Kabaddi Kabaddi Kabaddi…
A most popular sport in Uttar Pradesh (UP), Kabaddi champions have made India proud worldwide. It is the national sport of Bangladesh and Nepal. South Asian immigrants introduced Kabaddi to the United Kingdom (UK). While here, the British Army had enjoyed the sport also, as an exercise to make friends with local people.
Kabaddi, an ancient sport, is said to be a favourite of the Yadav community. According to folklore, growing up in the rural area of Vrindavan, Krishna had amused himself by playing Kabaddi with members of the Yadav clan of that time.
From the villages of western UP, the game spread to neighbouring Haryana where it remains a favourite to this day. In the Mahabharata it is said that Arjuna was able to deceive his enemy because he had learnt stealth as a champion Kabaddi player.
The Buddha is believed to have enjoyed the game in childhood. Buddhist literature talks about the many commonalities between Kabaddi and Yoga. Breath control is essential to both and his love for the game helped the Buddha in his meditations later in life.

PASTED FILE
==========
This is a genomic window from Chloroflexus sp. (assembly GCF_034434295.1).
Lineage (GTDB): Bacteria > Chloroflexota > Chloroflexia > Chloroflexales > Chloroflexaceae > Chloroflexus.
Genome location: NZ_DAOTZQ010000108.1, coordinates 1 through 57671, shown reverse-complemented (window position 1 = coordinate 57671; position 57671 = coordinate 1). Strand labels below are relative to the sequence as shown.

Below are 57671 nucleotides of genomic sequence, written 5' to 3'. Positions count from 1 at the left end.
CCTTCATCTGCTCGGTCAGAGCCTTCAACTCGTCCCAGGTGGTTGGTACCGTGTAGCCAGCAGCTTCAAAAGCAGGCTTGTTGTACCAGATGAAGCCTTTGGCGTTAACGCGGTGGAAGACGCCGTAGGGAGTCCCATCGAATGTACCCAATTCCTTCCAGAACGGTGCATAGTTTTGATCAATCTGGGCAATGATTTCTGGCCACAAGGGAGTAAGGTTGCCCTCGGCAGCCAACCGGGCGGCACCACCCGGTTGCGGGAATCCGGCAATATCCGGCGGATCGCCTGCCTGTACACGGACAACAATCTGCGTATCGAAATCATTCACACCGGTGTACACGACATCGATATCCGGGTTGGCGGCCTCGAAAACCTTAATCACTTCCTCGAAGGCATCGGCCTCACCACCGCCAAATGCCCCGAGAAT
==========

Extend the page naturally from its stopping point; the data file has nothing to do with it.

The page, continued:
The continuous chant of kabaddi, kabaddi, kabaddi… in the game, is said to be an excellent exercise too. In the 1993 Hollywood film Little Buddha by Bernardo Bertolucci, Keanu Reeves who plays Gautam Buddha is shown participating in a game of Kabaddi.
For Tibetan monks Kabaddi is said to be an important path to meditation. Realising the spiritual benefits of Kabaddi, monks in Japan have introduced the game to the country. Today billions search for the Pro Kabaddi League on Google, making it the second most searched tournament in the country after the Cricket World Cup.
Traditionally Kabaddi was played in villages, but thanks to contemporary India's enthusiasm, Kabaddi is an internationally recognised competitive sport today. The first competitions were held in the 1920s, introduced to the Olympic Games in 1938 and played as a demonstration sport in 1951 at the Asian Games held in New Delhi. A demonstration of the game was again held at the Asian Games in New Delhi in 1982 after which the sport was added formally to the Asian Games programme in 1990.
Feeding Players in a Toilet?
However, seemingly blind to the role that Kabaddi plays in the life of the region, recent media reports showed that Kabaddi players were recently served half cooked food on the floor of a washroom? On the first day of the three-day sub-junior girl's Kabaddi competition, the players were served meals on the toilet floor at a Saharanpur Sports Stadium.